Step 2: Have your child intentionally think about the compulsion or behavior you are trying to treat.
Step 3: Have your child rate the intensity of their urge to engage in that compulsion. For older kids, have them rate on a scale from 1-10. 1 is no urge at all, you are in complete control of your behavior, 10 is the strongest the urge could possibly be, you are feeling completely out of control of your mind and your actions. For younger children, ask them to “show you how big the urge is” by holding their hands out in front of them. Hands together in front of their body is a 0-1, hands spread all the way out as wide as they can go is a 10.
Step 4: Using two fingers on one hand, tap about 10 times each:
- Under your armpit
- Under one eye
- Under your collarbone
Step 5: While tapping continuously on the gamut spot:
- Close your eyes
- Open your eyes
- Keep your head level and look down with your eyes to the left
- Keep your head level and look down with your eyes to the right
- Roll your eyes all the way around one way
- Roll your eyes all the way around the other way
- Hum a couple bars of any song (happy birthday or twinkle twinkle little star are good ones for young kids)
- Count 1-4 out loud
- Hum again
Step 6: Using two fingers on one hand, tap about 10 times each:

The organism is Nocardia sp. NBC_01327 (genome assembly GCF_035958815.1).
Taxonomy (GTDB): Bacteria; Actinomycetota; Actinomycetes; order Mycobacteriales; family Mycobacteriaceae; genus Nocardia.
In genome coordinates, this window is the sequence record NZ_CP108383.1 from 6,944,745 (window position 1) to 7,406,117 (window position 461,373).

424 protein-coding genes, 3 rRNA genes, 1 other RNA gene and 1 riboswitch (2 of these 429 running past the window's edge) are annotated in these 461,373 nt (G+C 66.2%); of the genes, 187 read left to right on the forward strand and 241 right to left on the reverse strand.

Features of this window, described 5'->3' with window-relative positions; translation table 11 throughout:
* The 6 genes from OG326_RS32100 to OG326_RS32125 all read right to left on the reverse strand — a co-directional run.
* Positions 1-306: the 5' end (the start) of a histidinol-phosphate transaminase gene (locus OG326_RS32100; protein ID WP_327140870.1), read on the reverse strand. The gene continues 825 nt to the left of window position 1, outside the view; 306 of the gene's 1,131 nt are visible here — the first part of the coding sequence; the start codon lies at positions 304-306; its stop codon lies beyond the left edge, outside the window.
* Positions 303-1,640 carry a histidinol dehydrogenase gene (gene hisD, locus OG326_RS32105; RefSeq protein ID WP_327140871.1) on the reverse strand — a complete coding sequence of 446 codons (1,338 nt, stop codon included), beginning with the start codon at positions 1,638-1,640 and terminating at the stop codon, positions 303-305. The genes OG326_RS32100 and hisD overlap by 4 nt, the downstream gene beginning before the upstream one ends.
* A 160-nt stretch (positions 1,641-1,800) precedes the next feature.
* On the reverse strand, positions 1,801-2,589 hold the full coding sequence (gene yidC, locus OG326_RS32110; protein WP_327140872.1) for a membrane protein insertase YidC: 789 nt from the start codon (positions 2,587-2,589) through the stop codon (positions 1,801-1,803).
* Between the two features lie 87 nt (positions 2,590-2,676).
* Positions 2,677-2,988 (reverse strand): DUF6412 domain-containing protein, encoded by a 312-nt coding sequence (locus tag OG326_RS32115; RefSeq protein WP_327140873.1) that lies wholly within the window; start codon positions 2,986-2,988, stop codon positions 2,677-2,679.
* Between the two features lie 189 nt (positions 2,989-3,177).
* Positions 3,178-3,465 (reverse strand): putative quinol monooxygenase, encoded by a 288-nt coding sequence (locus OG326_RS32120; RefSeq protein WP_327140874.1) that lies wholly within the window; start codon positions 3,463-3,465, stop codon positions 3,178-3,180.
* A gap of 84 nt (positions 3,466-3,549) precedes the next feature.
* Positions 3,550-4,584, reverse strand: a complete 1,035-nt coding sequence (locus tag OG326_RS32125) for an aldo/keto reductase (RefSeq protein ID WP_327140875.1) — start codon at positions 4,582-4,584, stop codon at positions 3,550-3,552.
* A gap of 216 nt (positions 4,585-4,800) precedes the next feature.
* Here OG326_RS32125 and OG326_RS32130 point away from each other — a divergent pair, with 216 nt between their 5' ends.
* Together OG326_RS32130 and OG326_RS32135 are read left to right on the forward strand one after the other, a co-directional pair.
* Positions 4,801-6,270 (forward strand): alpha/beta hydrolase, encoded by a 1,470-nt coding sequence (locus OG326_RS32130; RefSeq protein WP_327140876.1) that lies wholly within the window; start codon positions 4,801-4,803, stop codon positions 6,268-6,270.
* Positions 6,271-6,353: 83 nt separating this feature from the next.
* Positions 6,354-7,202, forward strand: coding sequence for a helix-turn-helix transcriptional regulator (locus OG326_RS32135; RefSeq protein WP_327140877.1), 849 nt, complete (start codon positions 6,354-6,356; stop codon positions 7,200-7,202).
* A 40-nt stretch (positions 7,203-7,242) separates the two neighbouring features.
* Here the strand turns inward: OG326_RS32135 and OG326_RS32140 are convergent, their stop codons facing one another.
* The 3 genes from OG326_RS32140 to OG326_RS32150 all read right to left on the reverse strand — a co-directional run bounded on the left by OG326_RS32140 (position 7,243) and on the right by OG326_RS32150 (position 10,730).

- Under your collarbone
- Under one eye
- Under your collarbone
Step 7: Have your child rate the urge again, from 1-10 or with their hands. Then:
- If the urge has decreased to a 1 or 2 and they are able to resist the urge to act on the compulsion, proceed to step 7.
- If the urge has decreased, but is higher than a 2, repeat steps 3-5.
- If the urge has stopped decreasing, or hasn’t gone down at all, this doesn’t mean Thought Field Therapy can’t help your child, it just means we need to try a different approach or a more advanced algorithm. Contact me now to set up a consultation and learn more about how I use TFT in conjunction with traditional therapy, and how I can help your family overcome childhood OCD once and for all.
Step 8: While keeping your head level, point your eyes toward the floor. Then slowly roll your eyes up from floor to ceiling (should take at least 6-7 seconds).
I have seen the power of Thought Field Therapy in my own life as well as the lives of hundreds of clients. I would love to hear about your family’s journey with childhood OCD, and how TFT has helped you. Please join my Facebook group
and share your story with our community or simply visit the group to learn from other’s experiences and get answers to your questions about TFT.